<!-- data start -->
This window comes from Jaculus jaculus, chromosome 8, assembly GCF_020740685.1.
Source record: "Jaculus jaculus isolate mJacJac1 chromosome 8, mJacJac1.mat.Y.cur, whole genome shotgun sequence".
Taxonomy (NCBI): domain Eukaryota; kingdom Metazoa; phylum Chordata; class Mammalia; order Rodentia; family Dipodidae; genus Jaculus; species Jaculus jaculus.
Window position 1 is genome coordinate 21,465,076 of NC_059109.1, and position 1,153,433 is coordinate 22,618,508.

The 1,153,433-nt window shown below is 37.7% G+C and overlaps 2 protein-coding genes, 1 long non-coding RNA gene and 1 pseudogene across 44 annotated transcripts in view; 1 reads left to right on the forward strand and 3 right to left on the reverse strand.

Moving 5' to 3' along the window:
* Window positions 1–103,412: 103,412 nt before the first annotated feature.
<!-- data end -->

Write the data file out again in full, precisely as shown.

This window comes from Jaculus jaculus, chromosome 8, assembly GCF_020740685.1.
Source record: "Jaculus jaculus isolate mJacJac1 chromosome 8, mJacJac1.mat.Y.cur, whole genome shotgun sequence".
Taxonomy (NCBI): domain Eukaryota; kingdom Metazoa; phylum Chordata; class Mammalia; order Rodentia; family Dipodidae; genus Jaculus; species Jaculus jaculus.
Window position 1 is genome coordinate 21,465,076 of NC_059109.1, and position 1,153,433 is coordinate 22,618,508.

The 1,153,433-nt window shown below is 37.7% G+C and overlaps 2 protein-coding genes, 1 long non-coding RNA gene and 1 pseudogene across 44 annotated transcripts in view; 1 reads left to right on the forward strand and 3 right to left on the reverse strand.

Moving 5' to 3' along the window:
* Window positions 1–103,412: 103,412 nt before the first annotated feature.